The Music in the Mind
A computer-music system that interacts directly with the user's brain, by picking up the tiny electrical impulses of neurons, may aid in the treatment of neurodegenerative diseases.
A new computer interface allows people who suffer from neurodegenerative diseases to create music simply by thinking music. "Evidence suggests that musical participation can be beneficial for people with diseases such as dementia and Parkinson's disease. But people who have almost no muscle movement have generally been excluded from such benefits, and can enjoy music only through passive listening. The development of brain–computer interfaces (BCIs) that enable users to control computer functions by mind alone offer new possibilities for such people. In general, these interfaces rely on the user's ability to learn how to self-induce particular mental states that can be detected by brain-scanning technologies."
Sharon Salzberg, world-renowned mindfulness leader, teaches meditation at Big Think Edge.
- Try meditation for the first time with this guided lesson or, if you already practice, enjoy being guided by a world-renowned meditation expert.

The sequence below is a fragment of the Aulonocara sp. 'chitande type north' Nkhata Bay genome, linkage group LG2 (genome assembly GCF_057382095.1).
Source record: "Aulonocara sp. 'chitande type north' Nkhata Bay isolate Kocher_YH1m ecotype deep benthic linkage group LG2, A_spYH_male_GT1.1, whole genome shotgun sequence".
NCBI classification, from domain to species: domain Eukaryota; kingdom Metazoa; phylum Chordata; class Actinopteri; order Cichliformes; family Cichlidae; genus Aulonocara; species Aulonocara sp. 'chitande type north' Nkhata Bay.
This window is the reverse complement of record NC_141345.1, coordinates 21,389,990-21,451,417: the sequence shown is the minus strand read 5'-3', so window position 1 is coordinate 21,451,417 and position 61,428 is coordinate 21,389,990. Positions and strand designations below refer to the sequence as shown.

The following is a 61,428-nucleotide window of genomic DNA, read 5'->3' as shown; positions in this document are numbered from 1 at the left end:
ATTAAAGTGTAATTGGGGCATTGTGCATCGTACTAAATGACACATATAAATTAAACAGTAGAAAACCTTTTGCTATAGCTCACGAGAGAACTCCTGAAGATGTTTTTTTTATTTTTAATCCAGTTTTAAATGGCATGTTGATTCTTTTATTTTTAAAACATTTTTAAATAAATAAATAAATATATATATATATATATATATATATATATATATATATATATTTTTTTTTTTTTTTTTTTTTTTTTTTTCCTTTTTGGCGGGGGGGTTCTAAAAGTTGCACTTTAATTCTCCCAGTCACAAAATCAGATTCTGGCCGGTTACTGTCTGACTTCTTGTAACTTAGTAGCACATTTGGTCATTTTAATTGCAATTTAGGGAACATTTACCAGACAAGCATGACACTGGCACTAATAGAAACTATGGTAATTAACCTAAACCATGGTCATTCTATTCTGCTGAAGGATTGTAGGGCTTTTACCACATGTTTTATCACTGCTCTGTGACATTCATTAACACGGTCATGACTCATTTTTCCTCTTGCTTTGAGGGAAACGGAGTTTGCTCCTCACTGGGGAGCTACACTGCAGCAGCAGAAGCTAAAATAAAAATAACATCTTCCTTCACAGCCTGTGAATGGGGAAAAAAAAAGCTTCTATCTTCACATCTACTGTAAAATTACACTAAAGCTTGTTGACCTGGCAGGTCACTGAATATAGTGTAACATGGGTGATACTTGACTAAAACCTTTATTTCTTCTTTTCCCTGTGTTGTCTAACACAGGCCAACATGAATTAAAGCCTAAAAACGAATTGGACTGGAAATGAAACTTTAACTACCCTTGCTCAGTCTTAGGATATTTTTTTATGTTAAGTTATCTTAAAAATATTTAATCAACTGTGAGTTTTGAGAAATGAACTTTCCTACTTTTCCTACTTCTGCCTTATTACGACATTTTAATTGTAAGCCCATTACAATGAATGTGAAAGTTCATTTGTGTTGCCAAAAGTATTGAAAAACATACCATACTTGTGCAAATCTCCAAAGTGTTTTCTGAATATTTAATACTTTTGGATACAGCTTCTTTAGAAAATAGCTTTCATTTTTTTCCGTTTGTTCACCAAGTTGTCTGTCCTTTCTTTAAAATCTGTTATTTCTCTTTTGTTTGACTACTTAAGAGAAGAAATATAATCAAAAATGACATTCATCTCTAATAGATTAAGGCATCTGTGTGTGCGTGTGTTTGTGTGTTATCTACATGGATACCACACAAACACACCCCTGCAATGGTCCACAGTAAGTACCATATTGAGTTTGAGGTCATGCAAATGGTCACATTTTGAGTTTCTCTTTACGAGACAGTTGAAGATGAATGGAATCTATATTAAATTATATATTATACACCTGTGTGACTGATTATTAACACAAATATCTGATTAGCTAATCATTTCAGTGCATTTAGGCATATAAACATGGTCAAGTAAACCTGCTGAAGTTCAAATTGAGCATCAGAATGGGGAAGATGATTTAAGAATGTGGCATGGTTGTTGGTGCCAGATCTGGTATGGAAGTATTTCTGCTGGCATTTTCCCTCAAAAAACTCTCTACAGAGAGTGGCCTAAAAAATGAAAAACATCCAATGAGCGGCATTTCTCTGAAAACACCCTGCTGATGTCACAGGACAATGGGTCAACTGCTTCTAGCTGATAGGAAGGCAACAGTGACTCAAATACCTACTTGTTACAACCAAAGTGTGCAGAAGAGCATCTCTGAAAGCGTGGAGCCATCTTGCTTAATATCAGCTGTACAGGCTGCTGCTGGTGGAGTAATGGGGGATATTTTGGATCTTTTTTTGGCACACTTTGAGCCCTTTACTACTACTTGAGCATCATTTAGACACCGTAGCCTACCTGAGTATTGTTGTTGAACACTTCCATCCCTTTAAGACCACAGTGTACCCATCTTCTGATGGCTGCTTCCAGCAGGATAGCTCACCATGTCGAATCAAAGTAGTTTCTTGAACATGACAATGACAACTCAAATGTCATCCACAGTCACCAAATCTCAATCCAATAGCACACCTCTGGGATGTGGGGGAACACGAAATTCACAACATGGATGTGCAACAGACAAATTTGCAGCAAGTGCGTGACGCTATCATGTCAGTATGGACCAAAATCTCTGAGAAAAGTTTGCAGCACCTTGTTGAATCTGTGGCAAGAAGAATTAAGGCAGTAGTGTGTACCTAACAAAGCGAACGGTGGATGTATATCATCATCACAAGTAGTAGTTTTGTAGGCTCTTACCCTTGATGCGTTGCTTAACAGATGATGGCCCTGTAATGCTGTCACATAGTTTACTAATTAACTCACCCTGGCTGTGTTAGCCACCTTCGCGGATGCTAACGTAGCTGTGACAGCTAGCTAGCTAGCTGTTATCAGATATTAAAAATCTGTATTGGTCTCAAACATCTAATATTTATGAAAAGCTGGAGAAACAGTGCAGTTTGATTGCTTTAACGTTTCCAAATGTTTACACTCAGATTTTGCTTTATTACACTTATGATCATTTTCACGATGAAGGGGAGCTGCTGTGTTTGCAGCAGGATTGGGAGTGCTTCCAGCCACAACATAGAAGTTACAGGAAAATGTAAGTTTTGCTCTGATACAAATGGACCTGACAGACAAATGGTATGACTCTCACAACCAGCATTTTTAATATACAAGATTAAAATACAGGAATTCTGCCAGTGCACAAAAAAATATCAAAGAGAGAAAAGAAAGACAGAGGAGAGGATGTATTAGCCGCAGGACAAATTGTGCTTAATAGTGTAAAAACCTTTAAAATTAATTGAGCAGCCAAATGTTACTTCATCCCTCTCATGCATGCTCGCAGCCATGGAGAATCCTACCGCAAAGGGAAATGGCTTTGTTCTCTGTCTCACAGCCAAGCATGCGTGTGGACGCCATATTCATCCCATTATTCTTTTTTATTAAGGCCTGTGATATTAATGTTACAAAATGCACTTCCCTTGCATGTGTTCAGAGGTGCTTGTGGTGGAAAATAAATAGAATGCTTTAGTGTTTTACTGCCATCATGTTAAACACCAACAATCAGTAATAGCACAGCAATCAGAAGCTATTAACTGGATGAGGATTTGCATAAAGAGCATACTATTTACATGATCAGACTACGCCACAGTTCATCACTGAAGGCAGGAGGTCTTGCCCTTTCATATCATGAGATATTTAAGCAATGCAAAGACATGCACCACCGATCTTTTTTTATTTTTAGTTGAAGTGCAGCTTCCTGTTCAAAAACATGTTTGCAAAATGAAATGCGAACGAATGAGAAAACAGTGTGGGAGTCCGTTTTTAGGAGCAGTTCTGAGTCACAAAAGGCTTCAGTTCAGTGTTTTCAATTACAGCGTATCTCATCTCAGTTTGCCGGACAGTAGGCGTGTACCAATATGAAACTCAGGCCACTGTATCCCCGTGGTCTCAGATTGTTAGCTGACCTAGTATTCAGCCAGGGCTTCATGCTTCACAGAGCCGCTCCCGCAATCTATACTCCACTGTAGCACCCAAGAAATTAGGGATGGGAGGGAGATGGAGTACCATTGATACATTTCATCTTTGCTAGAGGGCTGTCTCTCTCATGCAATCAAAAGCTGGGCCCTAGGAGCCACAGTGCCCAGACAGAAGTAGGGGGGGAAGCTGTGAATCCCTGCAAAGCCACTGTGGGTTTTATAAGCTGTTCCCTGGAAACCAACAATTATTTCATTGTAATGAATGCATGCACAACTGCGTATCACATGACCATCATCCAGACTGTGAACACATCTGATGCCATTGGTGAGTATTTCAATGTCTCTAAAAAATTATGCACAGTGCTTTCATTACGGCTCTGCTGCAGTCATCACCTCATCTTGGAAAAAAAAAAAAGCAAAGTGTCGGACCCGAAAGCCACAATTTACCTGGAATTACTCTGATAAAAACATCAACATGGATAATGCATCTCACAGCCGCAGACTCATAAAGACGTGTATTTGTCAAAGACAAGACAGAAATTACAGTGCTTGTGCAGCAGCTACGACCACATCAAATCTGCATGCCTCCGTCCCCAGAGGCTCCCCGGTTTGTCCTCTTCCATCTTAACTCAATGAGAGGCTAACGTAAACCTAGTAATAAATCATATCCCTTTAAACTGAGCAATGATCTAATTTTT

- Sharon Salzberg teaches mindfulness meditation for Big Think Edge.
- Subscribe to Big Think Edge before we launch on March 30 to get 20% off monthly and annual memberships.
The navigation tool has placed a school in the sea, among other things.
- Google has apologized for the sudden instability of its maps in Japan.
- Errors may stem from Google's long-time map data provider Zenrin – or from the cancellation of its contract.
- Speculation on the latter option caused Zenrin shares to drop 16% last Friday.
Both panoramic and detailed, this infographic manages to show both the size and distribution of world religions.
- At a glance, this map shows both the size and distribution of world religions.
- See how religions mix at both national and regional level.
- There's one country in the Americas without a Christian majority – which?
A new computer model solves a pair of Jovian riddles.
- Astronomers have wondered how a gas giant like Jupiter could sit in the middle of our solar system's planets.
- Also unexplained has been the pair of asteroid clusters in front of and behind Jupiter in its orbit.
- Putting the two questions together revealed the answer to both.
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